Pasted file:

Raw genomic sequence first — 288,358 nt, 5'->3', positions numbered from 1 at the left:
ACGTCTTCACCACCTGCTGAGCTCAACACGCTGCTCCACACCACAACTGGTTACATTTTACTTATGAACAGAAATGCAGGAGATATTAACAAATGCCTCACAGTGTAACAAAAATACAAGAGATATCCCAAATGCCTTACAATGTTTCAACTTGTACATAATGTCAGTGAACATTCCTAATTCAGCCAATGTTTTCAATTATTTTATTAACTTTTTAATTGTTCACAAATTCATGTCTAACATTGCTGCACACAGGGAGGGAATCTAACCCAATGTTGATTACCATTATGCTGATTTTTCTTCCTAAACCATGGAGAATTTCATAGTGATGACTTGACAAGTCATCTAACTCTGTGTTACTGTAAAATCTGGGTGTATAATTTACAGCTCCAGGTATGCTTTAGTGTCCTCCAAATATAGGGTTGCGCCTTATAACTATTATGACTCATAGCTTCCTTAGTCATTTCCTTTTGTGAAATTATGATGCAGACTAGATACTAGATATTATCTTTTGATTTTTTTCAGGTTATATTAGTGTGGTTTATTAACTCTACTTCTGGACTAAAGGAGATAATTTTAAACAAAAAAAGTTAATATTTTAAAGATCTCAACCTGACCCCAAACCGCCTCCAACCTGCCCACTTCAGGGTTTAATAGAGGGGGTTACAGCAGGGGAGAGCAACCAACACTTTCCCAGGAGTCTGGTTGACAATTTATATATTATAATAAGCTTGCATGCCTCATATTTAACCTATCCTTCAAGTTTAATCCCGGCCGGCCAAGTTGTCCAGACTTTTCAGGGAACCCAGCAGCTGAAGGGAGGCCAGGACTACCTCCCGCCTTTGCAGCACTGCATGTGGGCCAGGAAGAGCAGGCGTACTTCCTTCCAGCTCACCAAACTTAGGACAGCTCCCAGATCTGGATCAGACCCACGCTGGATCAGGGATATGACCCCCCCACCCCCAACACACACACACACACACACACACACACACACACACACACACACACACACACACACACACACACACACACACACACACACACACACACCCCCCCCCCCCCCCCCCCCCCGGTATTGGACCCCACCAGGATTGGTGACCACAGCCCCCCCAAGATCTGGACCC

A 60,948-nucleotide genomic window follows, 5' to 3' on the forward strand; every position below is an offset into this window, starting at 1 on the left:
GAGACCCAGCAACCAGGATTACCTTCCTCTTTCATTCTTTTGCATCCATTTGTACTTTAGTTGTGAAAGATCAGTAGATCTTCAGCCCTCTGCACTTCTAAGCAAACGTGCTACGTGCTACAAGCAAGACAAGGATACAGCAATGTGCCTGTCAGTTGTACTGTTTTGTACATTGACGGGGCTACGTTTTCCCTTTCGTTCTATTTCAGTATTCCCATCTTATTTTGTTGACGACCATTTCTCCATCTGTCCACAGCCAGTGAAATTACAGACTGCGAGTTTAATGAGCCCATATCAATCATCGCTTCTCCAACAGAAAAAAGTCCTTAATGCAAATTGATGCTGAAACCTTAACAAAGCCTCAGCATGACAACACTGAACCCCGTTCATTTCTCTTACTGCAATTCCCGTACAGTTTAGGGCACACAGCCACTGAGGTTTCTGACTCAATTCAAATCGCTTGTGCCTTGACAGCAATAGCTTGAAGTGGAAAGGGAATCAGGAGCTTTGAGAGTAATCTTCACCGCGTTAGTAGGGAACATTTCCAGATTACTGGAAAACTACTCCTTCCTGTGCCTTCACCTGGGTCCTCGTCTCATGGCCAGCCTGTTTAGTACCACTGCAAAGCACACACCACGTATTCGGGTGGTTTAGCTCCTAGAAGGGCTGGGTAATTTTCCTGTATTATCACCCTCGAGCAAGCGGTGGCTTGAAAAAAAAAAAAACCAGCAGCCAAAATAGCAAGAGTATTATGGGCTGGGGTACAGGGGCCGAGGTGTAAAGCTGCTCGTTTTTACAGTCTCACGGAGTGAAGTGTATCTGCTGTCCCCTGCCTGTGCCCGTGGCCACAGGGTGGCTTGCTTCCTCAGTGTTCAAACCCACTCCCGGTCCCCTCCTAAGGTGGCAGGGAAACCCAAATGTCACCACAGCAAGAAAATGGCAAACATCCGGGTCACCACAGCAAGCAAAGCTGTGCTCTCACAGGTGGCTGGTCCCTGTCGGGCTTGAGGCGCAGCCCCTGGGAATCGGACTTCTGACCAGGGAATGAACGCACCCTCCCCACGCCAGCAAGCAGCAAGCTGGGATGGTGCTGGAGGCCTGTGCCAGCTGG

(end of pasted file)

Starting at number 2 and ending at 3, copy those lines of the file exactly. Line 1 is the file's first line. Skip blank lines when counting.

ACGTCTTCACCACCTGCTGAGCTCAACACGCTGCTCCACACCACAACTGGTTACATTTTACTTATGAACAGAAATGCAGGAGATATTAACAAATGCCTCACAGTGTAACAAAAATACAAGAGATATCCCAAATGCCTTACAATGTTTCAACTTGTACATAATGTCAGTGAACATTCCTAATTCAGCCAATGTTTTCAATTATTTTATTAACTTTTTAATTGTTCACAAATTCATGTCTAACATTGCTGCACACAGGGAGGGAATCTAACCCAATGTTGATTACCATTATGCTGATTTTTCTTCCTAAACCATGGAGAATTTCATAGTGATGACTTGACAAGTCATCTAACTCTGTGTTACTGTAAAATCTGGGTGTATAATTTACAGCTCCAGGTATGCTTTAGTGTCCTCCAAATATAGGGTTGCGCCTTATAACTATTATGACTCATAGCTTCCTTAGTCATTTCCTTTTGTGAAATTATGATGCAGACTAGATACTAGATATTATCTTTTGATTTTTTTCAGGTTATATTAGTGTGGTTTATTAACTCTACTTCTGGACTAAAGGAGATAATTTTAAACAAAAAAAGTTAATATTTTAAAGATCTCAACCTGACCCCAAACCGCCTCCAACCTGCCCACTTCAGGGTTTAATAGAGGGGGTTACAGCAGGGGAGAGCAACCAACACTTTCCCAGGAGTCTGGTTGACAATTTATATATTATAATAAGCTTGCATGCCTCATATTTAACCTATCCTTCAAGTTTAATCCCGGCCGGCCAAGTTGTCCAGACTTTTCAGGGAACCCAGCAGCTGAAGGGAGGCCAGGACTACCTCCCGCCTTTGCAGCACTGCATGTGGGCCAGGAAGAGCAGGCGTACTTCCTTCCAGCTCACCAAACTTAGGACAGCTCCCAGATCTGGATCAGACCCACGCTGGATCAGGGATATGACCCCCCCACCCCCAACACACACACACACACACACACACACACACACACACACACACACACACACACACACACACACACACACACACACACACACACACACACCCCCCCCCCCCCCCCCCCCCCGGTATTGGACCCCACCAGGATTGGTGACCACAGCCCCCCCAAGATCTGGACCC

A 60,948-nucleotide genomic window follows, 5' to 3' on the forward strand; every position below is an offset into this window, starting at 1 on the left: